Facebook shares open at record high after huge profit jump
Profit at social networking company tops $1.5B for year
Facebook shares opened at the highest level they've ever been on Thursday, a day after the social media company posted impressive earnings numbers.
Facebook stock was changing hands at $60.92 US on Friday, up 13 per cent from Wednesday's closing level. Before markets opened, institutional investors had pushed the shares up even higher in premarket trading. By the end of the day Thursday, Facebook shares were at $61.05.
After markets closed on Wednesday, Facebook said its revenue increased 63 per cent in the fourth quarter, as advertising on its mobile services continued to accelerate.
The world's No. 1 social networking company said revenue in the last three months of the year totalled $2.59 billion US, beating the average analyst expectation of $2.33 billion. That’s up 63 per cent on $1.6 billion in the last quarter of 2012.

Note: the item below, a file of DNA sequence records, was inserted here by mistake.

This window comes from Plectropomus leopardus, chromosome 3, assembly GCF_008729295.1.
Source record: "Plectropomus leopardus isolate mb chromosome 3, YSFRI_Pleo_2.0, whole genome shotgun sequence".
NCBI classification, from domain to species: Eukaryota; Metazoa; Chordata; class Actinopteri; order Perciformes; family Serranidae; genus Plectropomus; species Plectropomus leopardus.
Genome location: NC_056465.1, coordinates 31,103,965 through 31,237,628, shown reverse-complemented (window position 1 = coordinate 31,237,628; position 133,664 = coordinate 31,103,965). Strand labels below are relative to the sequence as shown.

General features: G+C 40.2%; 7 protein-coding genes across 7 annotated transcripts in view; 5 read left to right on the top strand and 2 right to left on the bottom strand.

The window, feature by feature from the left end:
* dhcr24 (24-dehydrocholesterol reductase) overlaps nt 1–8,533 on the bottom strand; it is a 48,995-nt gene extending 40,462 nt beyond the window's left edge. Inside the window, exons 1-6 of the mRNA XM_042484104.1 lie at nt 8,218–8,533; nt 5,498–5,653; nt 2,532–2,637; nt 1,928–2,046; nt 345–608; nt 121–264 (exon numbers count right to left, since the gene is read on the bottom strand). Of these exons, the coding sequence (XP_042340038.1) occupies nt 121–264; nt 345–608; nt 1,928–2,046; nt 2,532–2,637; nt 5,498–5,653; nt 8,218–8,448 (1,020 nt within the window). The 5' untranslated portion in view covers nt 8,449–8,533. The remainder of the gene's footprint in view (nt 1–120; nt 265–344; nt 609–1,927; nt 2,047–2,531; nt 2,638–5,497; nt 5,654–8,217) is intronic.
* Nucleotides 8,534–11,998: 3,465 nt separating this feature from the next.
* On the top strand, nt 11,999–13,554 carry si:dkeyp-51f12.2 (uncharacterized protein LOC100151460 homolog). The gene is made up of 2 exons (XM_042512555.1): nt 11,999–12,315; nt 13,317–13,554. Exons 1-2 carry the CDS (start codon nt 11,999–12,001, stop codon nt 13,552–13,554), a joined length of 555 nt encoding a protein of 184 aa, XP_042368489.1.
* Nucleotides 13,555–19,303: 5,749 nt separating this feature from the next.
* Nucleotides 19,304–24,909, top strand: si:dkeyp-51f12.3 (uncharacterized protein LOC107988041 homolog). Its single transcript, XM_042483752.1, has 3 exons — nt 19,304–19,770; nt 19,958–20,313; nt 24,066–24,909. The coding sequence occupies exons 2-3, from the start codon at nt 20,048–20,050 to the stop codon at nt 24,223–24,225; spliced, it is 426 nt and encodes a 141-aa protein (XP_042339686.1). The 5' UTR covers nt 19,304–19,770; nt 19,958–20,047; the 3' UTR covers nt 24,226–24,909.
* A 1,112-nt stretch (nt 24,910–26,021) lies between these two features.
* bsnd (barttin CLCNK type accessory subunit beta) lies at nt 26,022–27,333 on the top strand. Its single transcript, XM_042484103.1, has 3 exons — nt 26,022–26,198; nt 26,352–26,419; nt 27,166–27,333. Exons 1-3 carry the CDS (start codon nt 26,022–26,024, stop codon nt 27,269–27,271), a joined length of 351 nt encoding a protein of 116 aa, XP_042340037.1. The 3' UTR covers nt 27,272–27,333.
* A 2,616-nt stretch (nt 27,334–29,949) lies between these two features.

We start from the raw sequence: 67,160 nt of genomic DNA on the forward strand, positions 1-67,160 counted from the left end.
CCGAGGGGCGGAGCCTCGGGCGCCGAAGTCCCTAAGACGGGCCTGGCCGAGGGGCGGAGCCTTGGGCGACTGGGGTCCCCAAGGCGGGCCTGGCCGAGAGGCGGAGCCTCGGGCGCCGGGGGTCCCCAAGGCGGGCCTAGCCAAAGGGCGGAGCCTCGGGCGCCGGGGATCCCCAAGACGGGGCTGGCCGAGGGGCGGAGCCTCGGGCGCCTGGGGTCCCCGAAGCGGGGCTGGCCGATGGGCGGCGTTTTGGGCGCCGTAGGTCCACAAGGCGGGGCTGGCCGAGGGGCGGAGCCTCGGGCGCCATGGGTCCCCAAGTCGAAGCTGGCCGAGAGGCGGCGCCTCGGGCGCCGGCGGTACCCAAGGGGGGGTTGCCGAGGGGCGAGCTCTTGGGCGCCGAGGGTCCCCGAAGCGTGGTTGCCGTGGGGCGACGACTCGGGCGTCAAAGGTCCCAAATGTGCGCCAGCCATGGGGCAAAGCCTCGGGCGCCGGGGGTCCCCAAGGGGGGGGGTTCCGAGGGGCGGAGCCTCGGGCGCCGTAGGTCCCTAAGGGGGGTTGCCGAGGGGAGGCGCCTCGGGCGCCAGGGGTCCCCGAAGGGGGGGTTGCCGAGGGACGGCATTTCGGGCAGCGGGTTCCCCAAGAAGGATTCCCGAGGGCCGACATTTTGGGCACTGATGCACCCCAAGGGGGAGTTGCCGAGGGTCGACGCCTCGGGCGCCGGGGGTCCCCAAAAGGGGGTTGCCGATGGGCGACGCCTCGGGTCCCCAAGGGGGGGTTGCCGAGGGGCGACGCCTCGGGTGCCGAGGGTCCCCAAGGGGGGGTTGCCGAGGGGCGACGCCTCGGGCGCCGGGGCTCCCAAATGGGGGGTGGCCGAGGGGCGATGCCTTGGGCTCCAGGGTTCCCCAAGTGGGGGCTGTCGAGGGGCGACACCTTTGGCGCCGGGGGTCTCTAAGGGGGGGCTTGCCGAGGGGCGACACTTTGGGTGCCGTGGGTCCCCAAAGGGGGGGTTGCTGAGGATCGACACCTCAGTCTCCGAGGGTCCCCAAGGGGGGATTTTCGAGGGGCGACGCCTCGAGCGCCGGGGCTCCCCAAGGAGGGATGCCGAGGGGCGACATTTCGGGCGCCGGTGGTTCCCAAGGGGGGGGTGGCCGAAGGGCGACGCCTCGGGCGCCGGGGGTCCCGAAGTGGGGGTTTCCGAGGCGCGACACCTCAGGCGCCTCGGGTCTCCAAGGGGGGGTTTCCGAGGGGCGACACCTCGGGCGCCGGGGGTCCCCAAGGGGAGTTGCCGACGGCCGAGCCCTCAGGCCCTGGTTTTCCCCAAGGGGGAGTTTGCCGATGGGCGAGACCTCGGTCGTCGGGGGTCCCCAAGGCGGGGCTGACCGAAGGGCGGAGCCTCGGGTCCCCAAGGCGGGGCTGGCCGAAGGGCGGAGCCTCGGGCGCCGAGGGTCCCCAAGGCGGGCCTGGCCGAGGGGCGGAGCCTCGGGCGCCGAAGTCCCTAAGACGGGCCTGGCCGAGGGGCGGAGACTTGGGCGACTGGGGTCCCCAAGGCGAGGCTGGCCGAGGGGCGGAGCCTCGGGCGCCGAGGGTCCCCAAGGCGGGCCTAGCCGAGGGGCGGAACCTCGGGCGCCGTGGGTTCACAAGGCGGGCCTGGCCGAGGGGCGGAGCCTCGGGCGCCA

Net income for the quarter was $523 million, up from $64 million the previous year.
"It was a great end to the year for Facebook," said Mark Zuckerberg, Facebook founder and CEO. "We're looking forward to our next decade and to helping connect the rest of the world."
The company's net income for 2013 was $1.5 billion on revenue of $7.87 billion, an increase of 55 per cent year-over-year.
Facebook says it had 1.23 billion monthly active users as of Dec. 31, 2013, an increase of 16 per cent from the previous year. Users on mobile totalled 945 million, an increase of 39 per cent.
Mobile ad revenue represented more than half of ad revenue in the fourth quarter of 2013, a reflection of how far the social media platform has come in developing mobile services.
That contrasts sharply with Yahoo, which reported falling display ad revenue yesterday. Despite a profitable year, Yahoo shares were down 8.4 per cent in trading today, as investors blamed CEO Marissa Mayer for failing to harness the power of internet advertising.
Facebook has found success by dropping its ad rates for mobile and display ads but selling more placements.
With files from Reuters